REHMRobert Gottlieb, and we're talking about his new book on Sarah Bernhardt titled simply, "Sarah," with a gorgeous photograph of the actress on the cover and many photographs of the people that Bob has talked about. Do join us, 800-433-8850. She clearly had a real gift for publicity and at one point, took this extraordinary balloon ride. How did she bring that about and bring all that publicity to it?
GOTTLIEBWell, first of all, publicity was looking for her. Because by this point, everybody was trailing around after her and reporting everything she did, wore, said, slept with -- didn't matter, really, as long as it was about her. But this was the heyday of the great air balloons that were -- in the 1870s were a new mode of transportation. It was very glamorous. It was very trendy. And at the fair, there was a tethered balloon, and people would pay to go up in it. But it was tethered, so they went up a little and then they came down a little. Nobody tethered Sarah Bernhardt. So she decided she would just go up, up, up. And with one companion and the pilot, she went up, up, up. And the balloon went off, off, off and drifted away, away, away.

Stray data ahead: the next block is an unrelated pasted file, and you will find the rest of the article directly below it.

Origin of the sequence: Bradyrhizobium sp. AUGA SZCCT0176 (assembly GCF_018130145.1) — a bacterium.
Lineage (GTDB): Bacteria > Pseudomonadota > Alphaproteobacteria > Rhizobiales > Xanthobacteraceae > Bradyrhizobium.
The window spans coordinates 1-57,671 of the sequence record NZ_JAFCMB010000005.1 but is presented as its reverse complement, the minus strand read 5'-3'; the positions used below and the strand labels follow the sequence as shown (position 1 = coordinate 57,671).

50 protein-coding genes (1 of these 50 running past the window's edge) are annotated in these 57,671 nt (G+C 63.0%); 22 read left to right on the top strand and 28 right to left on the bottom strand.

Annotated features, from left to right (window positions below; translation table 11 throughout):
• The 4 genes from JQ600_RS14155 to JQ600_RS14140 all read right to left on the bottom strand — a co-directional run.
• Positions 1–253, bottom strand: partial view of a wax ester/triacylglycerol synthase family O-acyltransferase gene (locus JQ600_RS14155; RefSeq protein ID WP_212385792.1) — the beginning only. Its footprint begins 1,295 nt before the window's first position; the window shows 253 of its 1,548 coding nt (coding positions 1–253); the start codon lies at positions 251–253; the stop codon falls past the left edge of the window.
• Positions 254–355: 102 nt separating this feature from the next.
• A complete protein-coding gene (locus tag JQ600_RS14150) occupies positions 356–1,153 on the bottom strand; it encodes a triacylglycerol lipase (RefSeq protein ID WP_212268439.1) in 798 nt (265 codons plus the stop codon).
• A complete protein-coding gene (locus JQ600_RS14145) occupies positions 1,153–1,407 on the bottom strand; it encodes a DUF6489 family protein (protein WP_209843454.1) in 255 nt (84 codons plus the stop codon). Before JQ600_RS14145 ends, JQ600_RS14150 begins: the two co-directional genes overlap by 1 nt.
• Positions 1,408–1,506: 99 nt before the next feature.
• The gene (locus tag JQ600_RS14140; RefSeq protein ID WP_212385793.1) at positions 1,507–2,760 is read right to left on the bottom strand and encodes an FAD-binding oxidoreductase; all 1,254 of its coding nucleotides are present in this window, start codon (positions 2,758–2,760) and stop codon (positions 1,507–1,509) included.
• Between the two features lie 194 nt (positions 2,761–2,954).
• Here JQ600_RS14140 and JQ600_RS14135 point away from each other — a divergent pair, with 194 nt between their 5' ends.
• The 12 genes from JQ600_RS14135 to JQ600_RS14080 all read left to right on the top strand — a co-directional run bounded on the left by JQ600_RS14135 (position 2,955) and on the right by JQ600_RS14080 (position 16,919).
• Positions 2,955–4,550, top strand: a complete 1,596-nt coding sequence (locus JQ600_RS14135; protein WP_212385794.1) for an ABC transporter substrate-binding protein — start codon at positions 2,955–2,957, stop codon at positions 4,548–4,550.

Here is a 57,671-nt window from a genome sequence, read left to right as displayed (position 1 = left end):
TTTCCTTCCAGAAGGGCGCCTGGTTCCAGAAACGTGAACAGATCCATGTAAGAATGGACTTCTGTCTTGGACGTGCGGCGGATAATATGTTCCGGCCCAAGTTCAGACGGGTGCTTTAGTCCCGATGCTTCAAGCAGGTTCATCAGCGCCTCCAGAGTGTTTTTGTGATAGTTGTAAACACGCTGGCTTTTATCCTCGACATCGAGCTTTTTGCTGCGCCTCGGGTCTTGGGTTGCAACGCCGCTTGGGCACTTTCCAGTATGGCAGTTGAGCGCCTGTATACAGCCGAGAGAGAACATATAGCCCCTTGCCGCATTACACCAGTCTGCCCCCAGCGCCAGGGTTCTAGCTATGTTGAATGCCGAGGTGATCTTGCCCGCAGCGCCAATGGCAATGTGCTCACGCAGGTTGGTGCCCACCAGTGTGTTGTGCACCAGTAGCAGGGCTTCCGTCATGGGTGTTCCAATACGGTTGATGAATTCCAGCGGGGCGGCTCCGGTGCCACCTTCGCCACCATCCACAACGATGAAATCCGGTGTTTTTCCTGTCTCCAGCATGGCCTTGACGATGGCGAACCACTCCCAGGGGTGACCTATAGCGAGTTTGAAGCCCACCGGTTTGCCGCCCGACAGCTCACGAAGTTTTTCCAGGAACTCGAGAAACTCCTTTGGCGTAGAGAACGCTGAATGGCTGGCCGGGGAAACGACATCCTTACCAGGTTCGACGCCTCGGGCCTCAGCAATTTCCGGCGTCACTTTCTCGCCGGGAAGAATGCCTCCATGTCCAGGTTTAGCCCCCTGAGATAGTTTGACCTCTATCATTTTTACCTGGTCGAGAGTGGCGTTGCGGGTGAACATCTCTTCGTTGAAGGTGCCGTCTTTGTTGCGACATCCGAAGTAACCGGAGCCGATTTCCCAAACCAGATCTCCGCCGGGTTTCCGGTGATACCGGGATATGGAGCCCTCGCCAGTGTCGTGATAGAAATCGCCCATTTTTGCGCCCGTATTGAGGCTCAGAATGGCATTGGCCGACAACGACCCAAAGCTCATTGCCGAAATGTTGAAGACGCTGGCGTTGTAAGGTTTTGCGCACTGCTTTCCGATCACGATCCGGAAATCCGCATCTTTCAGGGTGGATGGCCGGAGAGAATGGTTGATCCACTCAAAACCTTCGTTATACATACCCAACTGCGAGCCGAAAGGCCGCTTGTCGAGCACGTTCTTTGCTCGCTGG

GOTTLIEBWell, some miles, a number of miles. And she finally landed in a drenching rainstorm somewhere well out of Paris, to the astonishment of some peasants who were in the fields.
REHMTotally uncontrolled landing?
GOTTLIEBYeah, well, they could land by drop -- you know, with ballast.
GOTTLIEBI don't know how they did it.
GOTTLIEBBut she got down. She got back to Paris. And by this time, everyone in Paris knew what was going on. And, in fact, the head of the Comédie-Francaise was in a rage because his view was that his actors and actresses had no right to leave Paris without his permission. This was not her view.